I want everyone in the world to cover the arts. I want people who don’t love the arts to write about the arts, I want people who do love the arts to write about the arts. I want the New York Times critic to write about the arts, I want the blogger who started her blog in the morning and wants to review that evening to write about the arts. Art art art, all around us, can’t swing a dead cat without hitting the arts. That is what I want, so let’s be clear about that before we get going.
I’m working on a new Michael Gordon release called Timber, which will be released physically in a couple weeks. Timber was written for 6 percussionists playing 2x4s (“simantras”), so “physically” actually means a one-pound, hinged box made of medium-density fibreboard. Normally, I would mail physical CDs to a “classical priority” list of about 80 journalists, but for the sake of the pressing and mailing costs, I whittled (WOOD PUN) the list down to 50. Twice, already, I’ve gotten asked by folks at radio stations to which I’ve sent 2+ copies for an additional copy. I’m happy they or anyone, really, wants to hear the crazy/wonderful evening-length piece my composer wrote for 2x4s, but you can share; these copies are for work, not for future family Christmas presents.
My friends who work at record labels have the best collection of ridiculous journalists requests. “Have I fallen off your mailing list?” one writer inquired after retiring from the publication that had previously employed him. When a colleague asked a person at a less-trafficked blog if he would consider a download copy of an album for review–any type of file he needed with high-resolution cover art and the PDF of the full booklet–the blogger responded, “We still cover only the physical product at [blank], not downloads. So please be sure we get it. I don’t even open the download e-mails, so have no idea what is there.” You, yourself, don’t have a print edition, yet you need something physical? Fascinating.
Here’s another gem: “Incidentally, I just received a screener for [blank] doing the [blank]. I usually don’t review anything but finished product (because I don’t get paid for this; I do it as a hobby, and there is no incentive for reviewing something I can’t put into my collection with proper art work and booklet insert).”
And this may be my all-time favorite: “I can only hope the gash over the bar code will not be as severe as it’s been for some other items.”
A directory writer once told me that he said he would never listen to or review a digital release because he “just needs to hold something.” He then proceeded to talk about how his publication was going to an online-only directory.
This one gets points for honesty, at least: “I won’t pretend I have an assignment to review the new [blank]; I don’t! However, if you have a promo copy you don’t know what to do with, I’d love to hear it and not via download.”
The artists themselves get a certain number of physical discs and then have to pay for them, per their contracts. Management companies have to purchase CDs at reduced cost for booking purposes. Why, then, should writers get to stock their personal collections with no intention of reviewing a recording, or without the responsibility of proving that their review may actually sell a copy or two? As Anne Midgette pointed out in the Washington Post in January of 2010,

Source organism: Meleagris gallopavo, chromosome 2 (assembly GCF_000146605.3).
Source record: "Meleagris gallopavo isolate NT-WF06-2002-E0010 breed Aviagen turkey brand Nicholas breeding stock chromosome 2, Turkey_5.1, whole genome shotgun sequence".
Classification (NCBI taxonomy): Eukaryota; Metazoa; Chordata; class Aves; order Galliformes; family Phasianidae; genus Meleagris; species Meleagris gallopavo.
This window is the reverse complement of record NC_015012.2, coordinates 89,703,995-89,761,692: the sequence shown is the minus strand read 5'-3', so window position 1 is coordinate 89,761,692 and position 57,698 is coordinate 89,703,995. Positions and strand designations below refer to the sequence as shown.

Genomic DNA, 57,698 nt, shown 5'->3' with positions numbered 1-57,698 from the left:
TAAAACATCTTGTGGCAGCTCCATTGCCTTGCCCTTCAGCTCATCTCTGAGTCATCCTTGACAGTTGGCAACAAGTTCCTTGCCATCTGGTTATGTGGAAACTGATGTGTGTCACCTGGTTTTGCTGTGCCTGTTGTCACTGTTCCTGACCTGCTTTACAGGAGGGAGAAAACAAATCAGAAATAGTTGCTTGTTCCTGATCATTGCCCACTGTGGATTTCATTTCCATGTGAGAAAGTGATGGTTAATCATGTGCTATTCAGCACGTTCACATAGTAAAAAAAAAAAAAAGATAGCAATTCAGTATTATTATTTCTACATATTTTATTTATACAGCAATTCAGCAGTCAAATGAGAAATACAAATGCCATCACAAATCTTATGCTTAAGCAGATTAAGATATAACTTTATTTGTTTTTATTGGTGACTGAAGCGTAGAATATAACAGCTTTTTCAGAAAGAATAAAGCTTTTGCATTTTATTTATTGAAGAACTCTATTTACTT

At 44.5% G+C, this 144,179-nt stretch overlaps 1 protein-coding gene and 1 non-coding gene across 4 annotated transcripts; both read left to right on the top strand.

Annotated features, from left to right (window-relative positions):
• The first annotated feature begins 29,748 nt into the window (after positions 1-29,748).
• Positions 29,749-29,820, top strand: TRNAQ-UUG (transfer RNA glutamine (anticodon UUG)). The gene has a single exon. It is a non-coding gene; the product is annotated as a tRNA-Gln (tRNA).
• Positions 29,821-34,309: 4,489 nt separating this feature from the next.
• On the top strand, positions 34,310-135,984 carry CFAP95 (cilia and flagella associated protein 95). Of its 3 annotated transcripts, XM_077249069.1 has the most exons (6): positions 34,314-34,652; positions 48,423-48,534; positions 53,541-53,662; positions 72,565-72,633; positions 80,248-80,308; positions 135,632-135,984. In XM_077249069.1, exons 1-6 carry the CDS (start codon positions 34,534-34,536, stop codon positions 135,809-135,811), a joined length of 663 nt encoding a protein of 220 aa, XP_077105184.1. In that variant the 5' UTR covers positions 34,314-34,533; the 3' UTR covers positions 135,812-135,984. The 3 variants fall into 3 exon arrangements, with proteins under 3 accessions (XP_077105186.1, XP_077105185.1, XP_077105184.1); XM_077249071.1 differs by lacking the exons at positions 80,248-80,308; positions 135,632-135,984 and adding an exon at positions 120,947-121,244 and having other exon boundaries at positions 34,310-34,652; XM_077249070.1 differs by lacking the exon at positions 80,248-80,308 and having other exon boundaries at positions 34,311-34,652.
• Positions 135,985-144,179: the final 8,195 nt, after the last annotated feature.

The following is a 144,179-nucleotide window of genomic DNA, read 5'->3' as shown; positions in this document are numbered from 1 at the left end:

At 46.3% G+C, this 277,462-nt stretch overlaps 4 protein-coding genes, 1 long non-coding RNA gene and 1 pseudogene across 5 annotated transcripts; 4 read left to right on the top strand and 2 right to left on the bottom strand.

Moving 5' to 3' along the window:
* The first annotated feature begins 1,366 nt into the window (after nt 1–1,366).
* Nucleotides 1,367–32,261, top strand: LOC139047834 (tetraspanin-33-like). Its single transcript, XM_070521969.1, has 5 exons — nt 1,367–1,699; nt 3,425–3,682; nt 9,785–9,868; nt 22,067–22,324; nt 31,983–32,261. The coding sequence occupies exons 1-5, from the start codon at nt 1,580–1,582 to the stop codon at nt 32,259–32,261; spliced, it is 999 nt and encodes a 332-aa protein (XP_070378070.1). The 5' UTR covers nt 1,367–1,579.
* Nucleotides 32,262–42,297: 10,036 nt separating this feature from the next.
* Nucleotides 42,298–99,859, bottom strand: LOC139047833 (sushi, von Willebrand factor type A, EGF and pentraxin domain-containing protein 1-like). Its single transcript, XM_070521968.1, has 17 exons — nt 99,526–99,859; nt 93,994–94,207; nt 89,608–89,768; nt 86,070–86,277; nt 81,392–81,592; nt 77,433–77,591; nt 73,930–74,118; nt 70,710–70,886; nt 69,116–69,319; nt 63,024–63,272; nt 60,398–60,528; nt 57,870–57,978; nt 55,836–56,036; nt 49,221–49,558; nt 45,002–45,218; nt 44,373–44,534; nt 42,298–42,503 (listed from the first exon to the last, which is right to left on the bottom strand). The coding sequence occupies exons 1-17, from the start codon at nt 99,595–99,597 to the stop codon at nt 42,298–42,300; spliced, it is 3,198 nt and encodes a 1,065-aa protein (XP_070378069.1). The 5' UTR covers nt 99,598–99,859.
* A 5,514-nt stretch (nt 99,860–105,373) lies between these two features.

The dirty secret of the Billboard classical charts is that album sales figures are so low, the charts are almost meaningless. Sales of 200 or 300 units are enough to land an album in the top 10. Hahn’s No. 1 recording, after the sales spike resulting from her appearance on Conan, bolstered by blogs and press, sold 1,000 copies.
…SoundScan, the company that provides sales data to Billboard, says it cannot officially release exact sales figures to journalists. Instead, all numbers are rounded to the nearest 1,000, so sales of 501 copies are reported as 1,000, and anything less than 500 is “under 1,000.” On last week’s traditional classical chart, only the top two recordings managed to sell “1,000” copies. Every other recording (including, in its second week, Hahn’s) sold “under 1,000.” The official total sales of the top 25 titles amounted to 5,000 copies, an average of 200 units a recording (sorry, “under 1,000”). And yes, that includes downloads.
My full classical press list has 644 names on it. If I mailed a physical copy to every person on that list, the free goods could equal the first week’s sales of the top classical CD on the chart.
Hearing the music is really the most important thing, and in 2011, there are many ways to accomplish that on all sides. We used the excellent site Bandcamp for digital downloads of Timber, for example. As a friend at a classical label wrote,
This first thing to know is that record companies want journalists and radio stations to hear the music, and hopefully spread the word. The second thing to know is that this is a business: everything costs money and when it comes to sending out promotional CDs the costs are not insignificant. It is not only the cost to manufacture the CD but also packing material and shipping, not to mention all the initial costs of the recording itself (artists, engineers, producers, studio time, mixing, mastering, the list goes on). Setting aside initial costs, your 1 promo CD can easily cost between $5 and $10 (feel free to consult the UPS website for rates) – it is not free.